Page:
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Residents in parched Colorado county fight water speculation

Baca County residents rely heavily on ground water from the Ogallala Aquifer. The aquifer’s water levels have been steadily receding.

BACA COUNTY, Colo. — Tumbleweeds bounced along County Road 44, 20 miles south of the Colorado town of Walsh. Vast expanses of dry grassland spread in every direction in this southeast corner of the state, the occasional small herd of dusty cattle grazing at roadside.

Farmhouses dotted the horizon.

Video above: As snowmelt flows down from the mountains, sediment from East Troublesome Fire burn scar dumps into Grand County lakes.

To most people, this would be the middle of nowhere, but to Wes McKinley, a former state representative who lives in one of those farmhouses along County Road 44, it’s “the center of everything.”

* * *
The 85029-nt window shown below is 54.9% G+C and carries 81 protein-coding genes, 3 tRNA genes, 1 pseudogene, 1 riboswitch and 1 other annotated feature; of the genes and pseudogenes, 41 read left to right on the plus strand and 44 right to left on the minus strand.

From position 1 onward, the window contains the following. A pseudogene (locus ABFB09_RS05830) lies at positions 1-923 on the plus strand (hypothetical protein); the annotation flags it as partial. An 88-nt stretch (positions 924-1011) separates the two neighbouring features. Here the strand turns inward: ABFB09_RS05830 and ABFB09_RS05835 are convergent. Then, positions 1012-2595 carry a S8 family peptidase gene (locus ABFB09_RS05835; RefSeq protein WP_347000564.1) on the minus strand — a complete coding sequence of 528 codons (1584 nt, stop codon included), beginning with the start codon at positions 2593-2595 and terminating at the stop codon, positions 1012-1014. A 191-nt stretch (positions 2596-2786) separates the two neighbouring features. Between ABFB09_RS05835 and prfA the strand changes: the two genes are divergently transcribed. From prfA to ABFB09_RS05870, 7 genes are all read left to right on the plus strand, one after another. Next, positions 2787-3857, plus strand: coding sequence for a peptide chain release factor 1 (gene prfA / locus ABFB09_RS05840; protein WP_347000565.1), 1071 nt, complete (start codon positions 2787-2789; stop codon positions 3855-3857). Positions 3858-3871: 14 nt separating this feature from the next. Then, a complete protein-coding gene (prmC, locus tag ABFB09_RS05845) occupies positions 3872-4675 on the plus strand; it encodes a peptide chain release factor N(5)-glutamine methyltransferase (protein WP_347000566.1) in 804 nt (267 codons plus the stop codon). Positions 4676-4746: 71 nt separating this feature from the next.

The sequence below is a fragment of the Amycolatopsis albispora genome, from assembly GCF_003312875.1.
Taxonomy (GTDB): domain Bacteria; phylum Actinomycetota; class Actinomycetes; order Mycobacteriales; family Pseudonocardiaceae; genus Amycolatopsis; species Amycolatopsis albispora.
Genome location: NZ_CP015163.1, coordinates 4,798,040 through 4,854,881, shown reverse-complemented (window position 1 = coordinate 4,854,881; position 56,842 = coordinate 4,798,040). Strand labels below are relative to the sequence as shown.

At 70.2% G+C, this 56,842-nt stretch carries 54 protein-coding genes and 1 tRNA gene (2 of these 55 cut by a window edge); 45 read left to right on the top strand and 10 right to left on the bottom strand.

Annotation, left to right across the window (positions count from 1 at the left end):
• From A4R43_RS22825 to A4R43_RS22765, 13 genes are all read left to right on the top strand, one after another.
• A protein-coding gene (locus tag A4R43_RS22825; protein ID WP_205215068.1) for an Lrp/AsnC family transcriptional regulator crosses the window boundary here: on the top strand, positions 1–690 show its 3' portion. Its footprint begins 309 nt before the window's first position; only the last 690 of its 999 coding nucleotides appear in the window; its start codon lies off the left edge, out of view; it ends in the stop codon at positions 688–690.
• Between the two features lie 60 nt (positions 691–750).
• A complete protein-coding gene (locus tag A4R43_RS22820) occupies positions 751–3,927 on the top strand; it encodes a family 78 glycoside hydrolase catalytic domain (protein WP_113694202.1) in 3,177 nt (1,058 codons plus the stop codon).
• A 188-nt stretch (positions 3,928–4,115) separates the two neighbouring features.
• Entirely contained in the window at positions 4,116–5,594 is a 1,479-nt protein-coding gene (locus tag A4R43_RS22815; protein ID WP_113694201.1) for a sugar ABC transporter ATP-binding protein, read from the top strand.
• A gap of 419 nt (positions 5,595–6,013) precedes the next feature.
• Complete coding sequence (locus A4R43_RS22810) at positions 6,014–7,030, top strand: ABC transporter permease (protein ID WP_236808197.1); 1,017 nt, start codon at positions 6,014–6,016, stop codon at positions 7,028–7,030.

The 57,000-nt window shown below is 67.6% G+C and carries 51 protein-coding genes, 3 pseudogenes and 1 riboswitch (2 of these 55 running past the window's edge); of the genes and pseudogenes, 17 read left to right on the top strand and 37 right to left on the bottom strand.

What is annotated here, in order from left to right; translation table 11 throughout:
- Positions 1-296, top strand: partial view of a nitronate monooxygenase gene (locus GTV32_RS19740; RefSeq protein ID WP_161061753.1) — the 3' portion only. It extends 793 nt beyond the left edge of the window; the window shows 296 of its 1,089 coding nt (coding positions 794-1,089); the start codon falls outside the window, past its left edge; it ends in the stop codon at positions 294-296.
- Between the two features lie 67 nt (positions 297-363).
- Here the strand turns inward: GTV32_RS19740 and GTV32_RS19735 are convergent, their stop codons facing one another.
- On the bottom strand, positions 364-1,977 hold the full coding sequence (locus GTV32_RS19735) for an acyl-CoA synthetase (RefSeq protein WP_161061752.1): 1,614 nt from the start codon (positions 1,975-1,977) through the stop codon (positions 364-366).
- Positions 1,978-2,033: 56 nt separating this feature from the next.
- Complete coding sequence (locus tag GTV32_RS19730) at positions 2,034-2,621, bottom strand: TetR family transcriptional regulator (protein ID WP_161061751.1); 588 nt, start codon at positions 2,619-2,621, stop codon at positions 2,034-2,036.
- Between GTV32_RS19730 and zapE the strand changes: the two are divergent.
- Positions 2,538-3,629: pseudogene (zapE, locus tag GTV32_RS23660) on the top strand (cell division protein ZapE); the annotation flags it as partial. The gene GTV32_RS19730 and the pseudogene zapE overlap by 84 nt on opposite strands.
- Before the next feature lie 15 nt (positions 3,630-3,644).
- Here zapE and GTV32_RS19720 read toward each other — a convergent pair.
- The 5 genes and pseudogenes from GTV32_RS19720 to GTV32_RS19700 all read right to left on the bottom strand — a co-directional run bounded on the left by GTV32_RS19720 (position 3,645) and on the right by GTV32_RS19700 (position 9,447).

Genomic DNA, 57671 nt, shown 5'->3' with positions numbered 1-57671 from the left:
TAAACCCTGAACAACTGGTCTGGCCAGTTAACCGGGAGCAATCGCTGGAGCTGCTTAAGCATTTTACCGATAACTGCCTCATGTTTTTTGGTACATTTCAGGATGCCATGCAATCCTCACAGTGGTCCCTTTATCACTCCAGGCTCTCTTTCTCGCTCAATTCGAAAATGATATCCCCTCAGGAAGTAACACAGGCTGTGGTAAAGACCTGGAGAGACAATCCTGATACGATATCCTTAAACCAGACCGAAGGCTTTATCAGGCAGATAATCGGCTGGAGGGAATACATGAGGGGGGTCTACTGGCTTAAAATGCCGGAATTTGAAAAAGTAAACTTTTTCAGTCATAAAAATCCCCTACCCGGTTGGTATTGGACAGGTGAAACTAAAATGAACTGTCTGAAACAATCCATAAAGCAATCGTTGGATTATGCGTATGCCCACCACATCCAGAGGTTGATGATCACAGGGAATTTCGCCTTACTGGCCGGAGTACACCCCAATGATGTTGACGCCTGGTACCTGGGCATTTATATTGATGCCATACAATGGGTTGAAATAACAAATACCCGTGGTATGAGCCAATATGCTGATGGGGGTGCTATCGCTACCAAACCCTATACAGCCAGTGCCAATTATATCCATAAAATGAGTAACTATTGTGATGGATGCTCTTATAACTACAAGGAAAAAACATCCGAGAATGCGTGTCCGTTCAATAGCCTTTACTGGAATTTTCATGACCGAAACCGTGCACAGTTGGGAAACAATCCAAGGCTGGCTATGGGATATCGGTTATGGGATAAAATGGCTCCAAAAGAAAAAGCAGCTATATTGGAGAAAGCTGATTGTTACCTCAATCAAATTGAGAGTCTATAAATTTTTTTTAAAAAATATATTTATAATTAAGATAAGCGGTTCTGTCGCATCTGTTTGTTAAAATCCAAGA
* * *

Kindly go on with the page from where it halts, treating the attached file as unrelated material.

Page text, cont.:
McKinley, 76, walked out of his house leaning on a wooden cane, a cowboy hat shading his face.

“Want a peanut?” he asked, holding out a Tupperware container.

Odd pieces of metal, old cars and even a broken-down school bus littered his property.

To most people, it’s junk. To McKinley it’s a gold mine.

“It all depends on perspective,” McKinley said.

His family homesteaded on the land in 1910 and has been there since, McKinley said. During the days of the Dust Bowl in the 1930s, water in the region was scarce and day-to-day existence was desperate.

Read the full article at denvergazette.com.

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